I'm planning to develop a program which I intend to sell later. I'm trying to decide upon a language to code it with, and have narrowed down to C++ or Java.

I've been through the GPL v2 and v3 licenses used for GNU's GCC and OpenJDK (yes, I can understand some amount of legal stuff, but clearly, not all of it). But there is one point upon which everyone is obscure (this should have been one of the first things answered, IMO): if I develop a program using C++/Java and compile it using GCC compiler or OpenJDK's compiler, can I sell it without having to place my program under GPL as well?

As far as I can make out, I have full rights to assign any license to my program, but, there is a catch: it says in the license that I shouldn't link to any library that is under GPL. If so, I'll have to release my program under GPL.

Now, I don't know what in C++/Java is considered a library, so if I use the normal stuff in C++ (iostream, list, map, etc. ) or the normal Java classes/interfaces available as part of the standard JDK 6 distribution (String, List, Map, etc.), does this constitute 'linking to the libraries'?

  • 1. We don't do legal advice around here. 2. What is 'C++/Java'? 3. Look around and see thousands and thousands of commercial software products written in Java, many with JNI components.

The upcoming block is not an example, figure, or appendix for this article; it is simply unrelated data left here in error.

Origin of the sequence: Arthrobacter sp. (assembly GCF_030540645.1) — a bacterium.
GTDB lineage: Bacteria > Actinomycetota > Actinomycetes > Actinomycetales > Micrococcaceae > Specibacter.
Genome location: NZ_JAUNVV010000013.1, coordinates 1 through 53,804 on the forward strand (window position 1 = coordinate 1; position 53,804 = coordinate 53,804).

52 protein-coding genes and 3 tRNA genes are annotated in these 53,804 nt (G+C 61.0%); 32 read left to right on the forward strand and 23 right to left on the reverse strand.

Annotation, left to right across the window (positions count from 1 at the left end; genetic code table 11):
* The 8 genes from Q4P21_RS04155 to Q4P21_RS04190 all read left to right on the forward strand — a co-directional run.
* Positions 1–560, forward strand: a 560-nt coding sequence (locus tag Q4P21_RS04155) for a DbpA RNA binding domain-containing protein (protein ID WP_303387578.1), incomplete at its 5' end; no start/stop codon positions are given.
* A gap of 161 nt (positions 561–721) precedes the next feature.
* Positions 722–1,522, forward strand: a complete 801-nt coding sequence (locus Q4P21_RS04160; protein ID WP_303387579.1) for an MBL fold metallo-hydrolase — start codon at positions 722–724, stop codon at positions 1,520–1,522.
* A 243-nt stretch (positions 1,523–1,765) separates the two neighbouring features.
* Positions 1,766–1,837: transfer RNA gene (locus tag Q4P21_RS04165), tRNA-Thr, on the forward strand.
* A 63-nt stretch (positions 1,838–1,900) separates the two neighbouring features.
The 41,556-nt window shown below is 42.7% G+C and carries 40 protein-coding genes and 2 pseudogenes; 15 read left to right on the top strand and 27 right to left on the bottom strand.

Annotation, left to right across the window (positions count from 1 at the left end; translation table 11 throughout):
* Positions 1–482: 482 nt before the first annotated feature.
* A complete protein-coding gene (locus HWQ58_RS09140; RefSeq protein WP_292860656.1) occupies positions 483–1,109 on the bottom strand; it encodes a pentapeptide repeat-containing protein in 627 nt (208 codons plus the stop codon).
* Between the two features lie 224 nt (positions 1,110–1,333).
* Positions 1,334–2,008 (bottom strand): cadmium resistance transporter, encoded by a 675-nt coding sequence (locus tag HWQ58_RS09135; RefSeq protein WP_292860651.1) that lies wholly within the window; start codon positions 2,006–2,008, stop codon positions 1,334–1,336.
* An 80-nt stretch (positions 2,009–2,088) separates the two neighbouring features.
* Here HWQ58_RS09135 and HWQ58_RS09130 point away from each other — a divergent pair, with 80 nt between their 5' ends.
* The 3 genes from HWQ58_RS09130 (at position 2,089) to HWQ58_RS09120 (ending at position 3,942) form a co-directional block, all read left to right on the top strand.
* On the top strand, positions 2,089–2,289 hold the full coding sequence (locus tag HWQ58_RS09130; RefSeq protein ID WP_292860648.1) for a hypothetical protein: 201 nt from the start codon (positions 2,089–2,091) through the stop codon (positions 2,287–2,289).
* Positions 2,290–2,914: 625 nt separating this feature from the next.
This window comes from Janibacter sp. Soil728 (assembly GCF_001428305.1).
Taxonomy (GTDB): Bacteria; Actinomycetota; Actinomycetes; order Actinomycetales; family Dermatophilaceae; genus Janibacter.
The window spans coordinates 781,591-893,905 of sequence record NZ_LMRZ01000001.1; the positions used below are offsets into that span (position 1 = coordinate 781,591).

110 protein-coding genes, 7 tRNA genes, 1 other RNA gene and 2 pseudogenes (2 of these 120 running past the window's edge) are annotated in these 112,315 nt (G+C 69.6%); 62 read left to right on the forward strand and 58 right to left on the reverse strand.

– bmargulies
    Apr 16, 2011 at 19:23
  • 1
    The / in C++/Java is just being used as an abbreviation for "or", which is perfectly valid English. Apr 17, 2011 at 9:01
  • This sounds like a question for opensource.stackexchange.com. (If it hasn't already been answered there.) Jul 16, 2016 at 5:36

5 Answers 5


if I develop a program using C++/Java and compile it using GCC compiler or OpenJDK's compiler, can I sell it without having to place my program under GPL as well?

Yes. The GPL specifically excludes the output of running the program:

the output from the Program is covered only if its contents constitute a work based on the Program (independent of having been made by running the Program).

which means that if you include bits of GCC or something else GPLed in your program, then yes it would have to be GPLed, otherwise no - the fact that its object code was produced by a GPLed compiler is not relevant to whether it should be GPLed.

All the standard language libraries you would link to are either not GPLed, or are GPLed but have a special exception to allow your proprietary software to link to them, if you do not modify them. In the case of C++ I mean libgcc, glibc and libstdc++; in the case of Java I mean all the libraries included in the JRE.

Technically, you can legally sell GPL software anyway, but almost no-one makes any money out of doing so.

  • The LGPL (Lesser GPL) allows an application to link to it without requiring that application to be GPLd itself. A GPL library on the other hand is infectious. But you are correct, the output of the compiler is explicitly excluded from the GPL terms. Apr 18, 2011 at 15:29
  • and what if i modify the standard language libraries? can i do it? what happens to license of my program then?
    – piotrek
    Sep 29, 2013 at 0:10